Adi Dohotaru: Yet, if we are really keen on “bringing back” Romanian left-wing traditions, we can always refer to the XIXth century – first half of the XXth century movements. There used to exist a variety of movements like progressive anarchist, social-democratic, Marxist, feminist, etc. worth being analysed and looked at closely. There aren’t too many Romanians who remember our socialists (as opposed to the liberal and conservative movements) fiercely demonstrating for universal voting right, workers’ rights, rights of the farmers associated in agricultural cooperatives to receive land, women’s rights to be hired in the public sector, freedom of expression, or minorities’ rights. These ideas led to the appearance of numerous socialist magazines, hundreds of unions, protests, public campaigns, strikes, etc. This heritage, even if less important than in other European countries, remains unclaimed for two main reasons. On one hand, the quality of the historiography before 1989 is rather doubtful, since instead of critically analysing and filtering this heritage, it presents it in a declamatory, triumphalist and propagandistic manner, spoiling it of any real content. On the other hand, Romanian right-wing intellectuals and citizens reject this heritage because a major confusion between the democratic socialist left-wing and authoritarian Bolshevism is still perceived. This confusion is most often a type of manipulation technique used by the post-revolutionary right-wing discourse in order to articulate its cultural and ideological hegemony. To be straightforward, according to the discourse of this historiographical vulgate, any movement questioning capitalism (or rather “the free market” in their opinion) is anti-democratic and of an authoritarian persuasion.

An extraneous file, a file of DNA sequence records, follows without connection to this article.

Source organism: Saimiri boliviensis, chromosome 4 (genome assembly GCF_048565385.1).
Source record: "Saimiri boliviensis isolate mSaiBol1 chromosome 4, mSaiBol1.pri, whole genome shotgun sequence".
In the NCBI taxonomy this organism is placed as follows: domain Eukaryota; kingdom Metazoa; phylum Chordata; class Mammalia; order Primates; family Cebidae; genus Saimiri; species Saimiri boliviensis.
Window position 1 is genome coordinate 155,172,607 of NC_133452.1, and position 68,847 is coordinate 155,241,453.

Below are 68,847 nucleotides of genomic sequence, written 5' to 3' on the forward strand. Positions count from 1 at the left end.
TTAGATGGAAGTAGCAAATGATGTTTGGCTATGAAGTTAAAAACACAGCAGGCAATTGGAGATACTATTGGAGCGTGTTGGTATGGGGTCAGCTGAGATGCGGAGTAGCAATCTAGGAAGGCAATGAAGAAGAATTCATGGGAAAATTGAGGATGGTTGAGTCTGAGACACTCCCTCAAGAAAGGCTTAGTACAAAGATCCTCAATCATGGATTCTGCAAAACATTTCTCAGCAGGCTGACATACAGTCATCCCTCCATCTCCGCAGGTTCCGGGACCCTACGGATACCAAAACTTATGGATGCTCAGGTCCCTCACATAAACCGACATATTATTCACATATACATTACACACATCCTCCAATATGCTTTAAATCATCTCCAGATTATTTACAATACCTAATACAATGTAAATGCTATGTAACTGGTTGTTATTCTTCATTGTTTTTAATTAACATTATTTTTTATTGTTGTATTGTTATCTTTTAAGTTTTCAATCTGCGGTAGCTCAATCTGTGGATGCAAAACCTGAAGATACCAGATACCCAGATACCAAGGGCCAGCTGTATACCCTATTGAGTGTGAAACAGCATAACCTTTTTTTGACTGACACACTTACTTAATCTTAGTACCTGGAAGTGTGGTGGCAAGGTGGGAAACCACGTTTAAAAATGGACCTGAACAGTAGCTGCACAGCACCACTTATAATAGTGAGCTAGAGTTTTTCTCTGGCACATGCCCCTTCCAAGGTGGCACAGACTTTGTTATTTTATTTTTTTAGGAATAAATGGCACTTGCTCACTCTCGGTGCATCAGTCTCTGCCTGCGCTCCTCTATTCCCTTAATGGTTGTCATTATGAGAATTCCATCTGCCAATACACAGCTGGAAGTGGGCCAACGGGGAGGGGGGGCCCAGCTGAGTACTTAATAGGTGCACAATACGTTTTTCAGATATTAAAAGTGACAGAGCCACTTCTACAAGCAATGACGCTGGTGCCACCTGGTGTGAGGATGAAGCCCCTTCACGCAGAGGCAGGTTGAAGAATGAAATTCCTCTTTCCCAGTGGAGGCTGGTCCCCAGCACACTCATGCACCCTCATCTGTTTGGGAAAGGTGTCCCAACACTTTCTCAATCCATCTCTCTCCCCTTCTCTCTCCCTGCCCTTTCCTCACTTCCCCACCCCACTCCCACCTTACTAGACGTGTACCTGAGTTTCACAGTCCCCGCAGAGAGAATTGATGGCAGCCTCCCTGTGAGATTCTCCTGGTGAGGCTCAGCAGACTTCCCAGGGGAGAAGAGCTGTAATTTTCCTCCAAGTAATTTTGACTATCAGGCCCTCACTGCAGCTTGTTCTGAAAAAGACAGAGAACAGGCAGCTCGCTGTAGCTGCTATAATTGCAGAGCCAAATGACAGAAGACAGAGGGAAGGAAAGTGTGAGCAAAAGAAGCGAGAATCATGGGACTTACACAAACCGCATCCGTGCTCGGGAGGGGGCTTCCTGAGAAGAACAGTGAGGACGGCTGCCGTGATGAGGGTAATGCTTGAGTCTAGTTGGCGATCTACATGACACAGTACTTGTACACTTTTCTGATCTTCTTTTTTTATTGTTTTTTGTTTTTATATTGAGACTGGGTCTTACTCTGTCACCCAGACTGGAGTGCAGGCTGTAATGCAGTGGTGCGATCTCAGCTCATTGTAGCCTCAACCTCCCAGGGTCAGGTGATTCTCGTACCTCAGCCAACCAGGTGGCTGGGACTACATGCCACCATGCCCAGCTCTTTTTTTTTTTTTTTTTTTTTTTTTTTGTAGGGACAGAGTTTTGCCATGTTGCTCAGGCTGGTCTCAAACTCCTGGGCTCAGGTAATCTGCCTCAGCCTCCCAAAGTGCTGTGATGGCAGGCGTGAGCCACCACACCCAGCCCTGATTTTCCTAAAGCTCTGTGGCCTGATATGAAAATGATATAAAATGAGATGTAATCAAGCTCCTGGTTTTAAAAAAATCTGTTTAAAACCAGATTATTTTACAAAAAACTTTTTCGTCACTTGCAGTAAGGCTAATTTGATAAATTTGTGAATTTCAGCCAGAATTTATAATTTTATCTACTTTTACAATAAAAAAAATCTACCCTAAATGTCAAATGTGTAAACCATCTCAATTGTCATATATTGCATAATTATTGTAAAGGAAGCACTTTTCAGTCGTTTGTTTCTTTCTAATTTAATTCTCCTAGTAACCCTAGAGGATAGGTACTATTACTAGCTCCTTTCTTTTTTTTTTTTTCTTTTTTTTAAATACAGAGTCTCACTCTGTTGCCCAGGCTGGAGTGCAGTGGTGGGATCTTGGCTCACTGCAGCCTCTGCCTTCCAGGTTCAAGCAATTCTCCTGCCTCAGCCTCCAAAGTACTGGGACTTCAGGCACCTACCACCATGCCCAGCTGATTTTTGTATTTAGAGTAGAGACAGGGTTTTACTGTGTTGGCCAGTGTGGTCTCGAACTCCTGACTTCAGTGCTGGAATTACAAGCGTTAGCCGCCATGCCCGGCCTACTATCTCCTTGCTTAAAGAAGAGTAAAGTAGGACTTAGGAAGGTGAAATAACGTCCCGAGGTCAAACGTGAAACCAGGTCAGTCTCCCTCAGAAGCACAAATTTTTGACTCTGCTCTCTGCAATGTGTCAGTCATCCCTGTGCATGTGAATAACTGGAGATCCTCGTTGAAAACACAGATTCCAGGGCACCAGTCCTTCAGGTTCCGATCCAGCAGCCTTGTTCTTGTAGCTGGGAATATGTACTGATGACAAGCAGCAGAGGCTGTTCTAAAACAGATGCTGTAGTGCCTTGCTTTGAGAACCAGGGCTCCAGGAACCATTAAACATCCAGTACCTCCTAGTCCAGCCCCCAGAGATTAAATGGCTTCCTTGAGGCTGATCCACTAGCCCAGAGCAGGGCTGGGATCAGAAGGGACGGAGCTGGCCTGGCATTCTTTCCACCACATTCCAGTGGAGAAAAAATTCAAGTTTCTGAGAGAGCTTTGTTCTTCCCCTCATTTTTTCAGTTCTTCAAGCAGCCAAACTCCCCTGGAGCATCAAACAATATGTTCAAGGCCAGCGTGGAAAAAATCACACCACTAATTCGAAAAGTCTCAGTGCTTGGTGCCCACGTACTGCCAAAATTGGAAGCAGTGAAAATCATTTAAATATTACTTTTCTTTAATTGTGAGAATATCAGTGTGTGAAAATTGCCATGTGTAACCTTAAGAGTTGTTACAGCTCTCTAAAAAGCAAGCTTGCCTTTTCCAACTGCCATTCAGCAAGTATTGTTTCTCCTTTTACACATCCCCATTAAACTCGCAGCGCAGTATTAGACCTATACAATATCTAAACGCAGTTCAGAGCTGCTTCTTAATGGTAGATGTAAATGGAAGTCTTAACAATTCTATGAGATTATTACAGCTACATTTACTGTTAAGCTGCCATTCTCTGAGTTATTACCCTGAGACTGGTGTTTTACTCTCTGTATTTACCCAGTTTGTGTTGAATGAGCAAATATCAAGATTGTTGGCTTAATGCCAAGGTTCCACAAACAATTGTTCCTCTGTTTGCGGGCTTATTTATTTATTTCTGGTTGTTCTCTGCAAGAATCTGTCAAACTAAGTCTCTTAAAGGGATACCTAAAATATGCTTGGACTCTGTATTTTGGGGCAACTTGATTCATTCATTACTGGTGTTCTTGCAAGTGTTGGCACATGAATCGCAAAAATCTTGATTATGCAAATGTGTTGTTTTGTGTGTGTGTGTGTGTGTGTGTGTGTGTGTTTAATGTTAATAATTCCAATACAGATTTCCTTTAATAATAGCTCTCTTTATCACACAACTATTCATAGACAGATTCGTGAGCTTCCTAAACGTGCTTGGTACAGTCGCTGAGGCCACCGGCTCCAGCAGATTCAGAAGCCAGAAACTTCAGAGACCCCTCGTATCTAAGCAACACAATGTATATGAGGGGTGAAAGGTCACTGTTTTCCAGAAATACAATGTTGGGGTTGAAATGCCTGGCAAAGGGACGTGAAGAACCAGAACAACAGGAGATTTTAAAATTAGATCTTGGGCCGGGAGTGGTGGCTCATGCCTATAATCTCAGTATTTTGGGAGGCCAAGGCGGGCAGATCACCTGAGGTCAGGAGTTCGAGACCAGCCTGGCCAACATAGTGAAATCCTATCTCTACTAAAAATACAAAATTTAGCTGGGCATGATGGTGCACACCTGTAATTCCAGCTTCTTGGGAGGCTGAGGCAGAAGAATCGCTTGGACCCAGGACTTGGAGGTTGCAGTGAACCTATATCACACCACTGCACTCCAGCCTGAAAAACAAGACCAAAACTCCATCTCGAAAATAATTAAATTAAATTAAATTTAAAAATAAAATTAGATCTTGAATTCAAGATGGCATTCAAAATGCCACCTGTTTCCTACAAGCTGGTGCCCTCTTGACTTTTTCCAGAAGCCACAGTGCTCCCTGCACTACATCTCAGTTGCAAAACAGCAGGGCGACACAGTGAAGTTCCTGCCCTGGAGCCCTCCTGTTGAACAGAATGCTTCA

Norbert Petrovici: I cannot see an explicit stake in regaining a local or even national left-wing tradition, even if many ideas of the end of 19thcentury-beginning of the 20th century represent important theoretical ideas. I find the centre-peripheral type analyses extremely interesting, as well as the particular way of theorising the peripherisation of the Romanian countries. In my opinion, it is much more important to build regional and global networks that activate and produce alternative knowledge, allowing for a post-capitalist order to be taken into consideration.